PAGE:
# Generators

Generators are relatively new, but now fairly widespread. Languages that have them include: Python (2001), C# (2005), JavaScript (2006), Ruby (2007?).

In Python, people usually use generators like this:

``````def counter(m):
i = 0
while i < m:
yield i
i += 1

>>> for i in counter(5): print(i)
0
1
2
3
4``````

The generator can also be used by directly calling `next(g)` (or `g.__next__()`):

``````>>> g = counter(3)
>>> next(g)
0
>>> next(g)
1
>>> next(g)
2
>>> next(g)
StopIteration``````

You can also pass a value to the generator using `send`, and this value becomes the value of the `yield` expression.

``````def counter():
i = 0
while True:
val = (yield i)
if val is not None:
i = val
else:
i += 1

>>> g = counter(100)
>>> next(g)
0
>>> next(g)
1
>>> g.send(10)
10
>>> next(g)
11``````

It used to be an error for a generator function to return a value, but since Python 3.3, it can, and the return value is accessible to the caller in the `value` attribute of the `StopIteration` exception that gets raised.

``````def counter(m):
i = 0
while i < m:
yield i
i += 1
return "secret message"

>>> g = counter(3)
>>> next(g)
0
>>> next(g)
1
>>> next(g)
2
>>> try:
...     next(g)
... except StopIteration as e:
...     print(e.value)
secret message``````

## Syntax and semantics

We add generators to the lambda calculus following James and Sabry [1]. Their generators differ from Python generators in two major ways and some minor ways:

• Python generators are mutable. There isn’t an easy way, for example, to clone or rewind a generator. But in the λ-calculus, we keep generators and mutability as two separate features, so generators are immutable. Thus they are used in a slightly different way, but the plus is that immutable generators can be copied trivially, and they can be “rewound” simply by keeping an old copy.

• Python generators are always functions, but in the λ-calculus, we want to keep generators and functions as two separate things, so generators are just terms, not necessarily functions.

### Generators yielding values

A generator is similar to a stream (p. 270) and is like a lazy version of a list. We’re omitting types for conciseness, but if you wanted to write down the type of a generator of Nats, it would be:

``NatGen ≡ μA. <next: {Nat, Unit→A}, stop: Unit>``

We add two new keywords to our language, `gen` and `yield`. The `gen` wraps a term possibly containing `yield`, and evaluates to a generator:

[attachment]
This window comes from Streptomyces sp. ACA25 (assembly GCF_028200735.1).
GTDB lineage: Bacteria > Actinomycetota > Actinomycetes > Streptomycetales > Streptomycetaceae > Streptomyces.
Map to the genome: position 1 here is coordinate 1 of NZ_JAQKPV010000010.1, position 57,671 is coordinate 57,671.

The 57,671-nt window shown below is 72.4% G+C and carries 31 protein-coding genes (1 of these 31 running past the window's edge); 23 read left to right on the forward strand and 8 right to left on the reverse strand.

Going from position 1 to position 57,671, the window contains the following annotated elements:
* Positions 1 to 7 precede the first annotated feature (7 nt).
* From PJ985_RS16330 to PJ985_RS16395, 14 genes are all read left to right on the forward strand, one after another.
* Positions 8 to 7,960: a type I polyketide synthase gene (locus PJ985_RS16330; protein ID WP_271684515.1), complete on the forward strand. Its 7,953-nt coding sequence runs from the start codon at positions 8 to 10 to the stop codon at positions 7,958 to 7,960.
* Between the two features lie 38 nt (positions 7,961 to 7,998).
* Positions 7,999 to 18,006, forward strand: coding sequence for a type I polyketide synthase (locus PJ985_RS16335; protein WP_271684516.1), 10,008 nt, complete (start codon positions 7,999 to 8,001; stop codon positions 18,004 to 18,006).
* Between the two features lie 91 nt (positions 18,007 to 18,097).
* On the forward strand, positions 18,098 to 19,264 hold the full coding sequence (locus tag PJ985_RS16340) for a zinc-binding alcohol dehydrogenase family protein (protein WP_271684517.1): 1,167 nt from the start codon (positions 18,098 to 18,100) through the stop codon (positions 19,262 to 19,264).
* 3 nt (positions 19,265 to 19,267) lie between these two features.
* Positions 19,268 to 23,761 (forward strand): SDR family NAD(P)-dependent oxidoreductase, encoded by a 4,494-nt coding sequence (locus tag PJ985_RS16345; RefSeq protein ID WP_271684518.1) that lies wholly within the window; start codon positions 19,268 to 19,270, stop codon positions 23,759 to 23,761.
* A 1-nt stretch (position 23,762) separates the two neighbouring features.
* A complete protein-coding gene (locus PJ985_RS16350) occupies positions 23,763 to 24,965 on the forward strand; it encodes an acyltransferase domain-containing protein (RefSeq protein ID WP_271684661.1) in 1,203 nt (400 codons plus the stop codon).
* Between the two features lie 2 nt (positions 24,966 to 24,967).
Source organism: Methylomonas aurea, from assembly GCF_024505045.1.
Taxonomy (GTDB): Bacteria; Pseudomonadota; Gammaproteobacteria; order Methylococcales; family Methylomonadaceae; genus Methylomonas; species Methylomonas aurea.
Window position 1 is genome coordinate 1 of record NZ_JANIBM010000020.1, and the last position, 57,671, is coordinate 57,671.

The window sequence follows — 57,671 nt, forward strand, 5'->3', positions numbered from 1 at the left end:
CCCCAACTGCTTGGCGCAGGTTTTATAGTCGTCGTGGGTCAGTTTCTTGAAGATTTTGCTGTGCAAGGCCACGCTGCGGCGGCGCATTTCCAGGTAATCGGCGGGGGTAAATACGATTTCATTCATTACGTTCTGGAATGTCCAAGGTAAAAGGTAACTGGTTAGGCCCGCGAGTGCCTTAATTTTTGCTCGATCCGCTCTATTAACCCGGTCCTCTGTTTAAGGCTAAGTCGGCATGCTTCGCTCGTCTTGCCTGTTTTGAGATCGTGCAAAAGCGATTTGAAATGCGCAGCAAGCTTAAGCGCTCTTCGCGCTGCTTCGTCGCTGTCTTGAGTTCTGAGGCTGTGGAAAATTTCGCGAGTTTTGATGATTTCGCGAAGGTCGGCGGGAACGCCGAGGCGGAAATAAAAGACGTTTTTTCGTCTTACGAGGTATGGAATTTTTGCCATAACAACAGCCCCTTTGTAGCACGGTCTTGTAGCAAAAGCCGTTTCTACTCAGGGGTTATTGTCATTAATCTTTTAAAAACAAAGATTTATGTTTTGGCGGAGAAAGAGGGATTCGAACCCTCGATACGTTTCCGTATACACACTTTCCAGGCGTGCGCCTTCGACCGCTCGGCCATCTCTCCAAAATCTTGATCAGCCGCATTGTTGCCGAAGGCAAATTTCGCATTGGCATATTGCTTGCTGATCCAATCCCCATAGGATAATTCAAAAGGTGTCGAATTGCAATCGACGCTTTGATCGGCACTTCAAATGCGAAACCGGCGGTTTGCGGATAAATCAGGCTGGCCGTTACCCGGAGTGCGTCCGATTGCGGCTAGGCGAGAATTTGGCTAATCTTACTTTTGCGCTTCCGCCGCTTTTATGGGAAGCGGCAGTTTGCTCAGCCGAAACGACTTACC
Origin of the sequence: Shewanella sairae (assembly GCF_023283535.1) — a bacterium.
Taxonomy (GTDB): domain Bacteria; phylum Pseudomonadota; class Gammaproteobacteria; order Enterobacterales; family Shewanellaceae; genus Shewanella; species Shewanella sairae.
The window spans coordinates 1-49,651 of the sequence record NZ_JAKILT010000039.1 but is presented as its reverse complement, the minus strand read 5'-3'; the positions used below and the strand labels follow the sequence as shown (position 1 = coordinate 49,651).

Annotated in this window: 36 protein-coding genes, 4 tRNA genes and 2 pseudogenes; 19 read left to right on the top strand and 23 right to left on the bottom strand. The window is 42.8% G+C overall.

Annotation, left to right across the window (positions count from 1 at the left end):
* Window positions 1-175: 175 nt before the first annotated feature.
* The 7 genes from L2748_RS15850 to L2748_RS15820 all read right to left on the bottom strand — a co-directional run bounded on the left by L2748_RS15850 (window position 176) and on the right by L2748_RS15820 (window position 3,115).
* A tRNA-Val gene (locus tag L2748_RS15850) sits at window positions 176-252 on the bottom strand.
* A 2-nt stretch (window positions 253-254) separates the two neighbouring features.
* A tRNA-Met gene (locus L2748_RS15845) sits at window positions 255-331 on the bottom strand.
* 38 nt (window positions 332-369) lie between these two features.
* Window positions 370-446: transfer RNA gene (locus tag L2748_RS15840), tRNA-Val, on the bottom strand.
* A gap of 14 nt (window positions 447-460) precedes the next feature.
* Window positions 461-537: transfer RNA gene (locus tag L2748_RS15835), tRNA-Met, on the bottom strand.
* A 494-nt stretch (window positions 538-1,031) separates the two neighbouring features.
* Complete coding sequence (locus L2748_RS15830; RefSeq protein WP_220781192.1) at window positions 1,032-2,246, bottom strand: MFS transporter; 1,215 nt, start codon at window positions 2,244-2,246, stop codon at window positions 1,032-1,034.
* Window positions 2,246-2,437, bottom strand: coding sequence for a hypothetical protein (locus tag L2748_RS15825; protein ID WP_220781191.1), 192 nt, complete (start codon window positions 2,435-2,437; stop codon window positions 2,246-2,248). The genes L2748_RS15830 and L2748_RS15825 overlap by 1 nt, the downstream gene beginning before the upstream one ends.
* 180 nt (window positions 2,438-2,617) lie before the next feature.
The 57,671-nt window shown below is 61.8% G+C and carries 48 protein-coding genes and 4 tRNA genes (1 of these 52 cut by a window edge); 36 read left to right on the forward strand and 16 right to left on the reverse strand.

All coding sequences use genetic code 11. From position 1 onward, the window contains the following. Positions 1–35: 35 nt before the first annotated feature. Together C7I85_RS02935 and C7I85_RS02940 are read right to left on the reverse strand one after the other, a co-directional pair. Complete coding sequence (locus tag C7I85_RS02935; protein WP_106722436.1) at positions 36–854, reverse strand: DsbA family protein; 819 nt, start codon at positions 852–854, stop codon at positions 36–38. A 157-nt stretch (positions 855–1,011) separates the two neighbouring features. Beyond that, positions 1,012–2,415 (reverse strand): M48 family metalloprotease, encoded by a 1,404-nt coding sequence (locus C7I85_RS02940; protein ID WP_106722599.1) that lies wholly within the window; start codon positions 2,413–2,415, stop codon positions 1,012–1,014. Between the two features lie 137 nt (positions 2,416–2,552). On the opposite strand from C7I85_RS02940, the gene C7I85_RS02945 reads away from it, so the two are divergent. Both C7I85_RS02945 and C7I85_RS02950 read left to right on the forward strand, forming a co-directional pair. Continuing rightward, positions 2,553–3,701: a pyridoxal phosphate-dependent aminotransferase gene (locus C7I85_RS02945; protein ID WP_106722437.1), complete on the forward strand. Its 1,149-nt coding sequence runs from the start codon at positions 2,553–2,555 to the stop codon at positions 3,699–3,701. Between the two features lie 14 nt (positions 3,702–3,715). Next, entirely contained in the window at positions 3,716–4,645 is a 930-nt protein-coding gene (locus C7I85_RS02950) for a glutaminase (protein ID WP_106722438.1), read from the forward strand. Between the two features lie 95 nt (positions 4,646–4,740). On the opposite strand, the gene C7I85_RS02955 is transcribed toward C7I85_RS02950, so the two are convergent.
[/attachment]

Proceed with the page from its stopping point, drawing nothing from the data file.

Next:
``````gen (yield 123; yield 456; yield 789)
⟶* <next={123, λz. gen (unit; yield 456; yield 789)}>

gen (yield 456; yield 789)
⟶* <next={456, λz. gen (unit; yield 789)}>

gen (yield 789)
⟶* <next={789, λz. gen unit}>

gen unit
⟶* <stop=unit>``````

As an example of using a generator, we can write a function `nth` such that `nth n e g` gets the `n`th value of generator `g`, or `e` if there is none:

``````nth ≡ fix λf. λn. λe. λg. case g of
<stop=u> ⇒ e
<next=s> ⇒ if iszero n then s.1 else f (pred n) e (s.2 unit)

nth 0 0 (gen (yield 123; yield 456; yield 789)) ⟶* 123
nth 1 0 (gen (yield 123; yield 456; yield 789)) ⟶* 456
nth 2 0 (gen (yield 123; yield 456; yield 789)) ⟶* 789``````

Our generators aren’t mutable, so:

``````let g = gen (yield 123; yield 456; yield 789) in
[nth 2 0 g, nth 1 0 g, nth 0 0 g] ⟶* [789, 456, 123]``````

Another example:

``````fib ≡ gen ((fix λf. λx. λy. (yield x; f y (+ x y))) 1 1)
nth 0 0 fib ⟶* 1
nth 1 0 fib ⟶* 1
nth 2 0 fib ⟶* 2
nth 3 0 fib ⟶* 3
nth 4 0 fib ⟶* 5
nth 5 0 fib ⟶* 8``````

The syntax and semantics are:

``````t ::= ...
gen t
yield t

F ::= ...
yield F

E ::= ...
gen E
yield E

gen v ⟶ <stop=unit>                               (GenV)
gen F[yield v] ⟶ <next={v, λz. gen F[unit]}>   z ∉ FV(F)   (GenConYield)``````

The generator is either of:

• `<next={o, k}>`, where `o` is a yielded value and `k` is a thunk. Then `k unit` resumes the generator from where it left off (with `unit` in place of the `yield` expression).

• `<stop=unit>`.

In all languages that have generators, the caller gets to choose whether or not to call `k`. But under the semantics above, the caller can also choose to call it more than once, which is not possible in many languages.

### Sending values to generators

We can get an effect similar to Python’s `send` by changing the thunk (`λz` above) into a function that actually uses its argument:

``gen F[yield v] ⟶ <next={v, λx. gen F[x]}>      x ∉ FV(F)   (GenConYield)``

This function is called a continuation. When called, it returns a generator for the rest of the sequence, and its argument becomes the value of the `yield` expression.

### The return value of a generator

We can also change GenV by replacing the `unit` with a return value:

``         gen v ⟶ <stop=v>                               (GenV)``

## In pure lambda calculus

At this point, you should be anticipating a translation of λ-calculus with generators into pure λ-calculus. And you’d be right, but the appearance of continuations in our operational semantics for generators means that the topic of translating generators into pure λ-calculus is a topic that is highly important in its own right. To be continued!

## References

[1] Roshan P. James and Amr Sabry. 2011. Yield: Mainstream delimited continuations. In Proc. Theory and Practice of Delimited Continuations. Retrieved from https://www.cs.indiana.edu/~sabry/papers/yield.pdf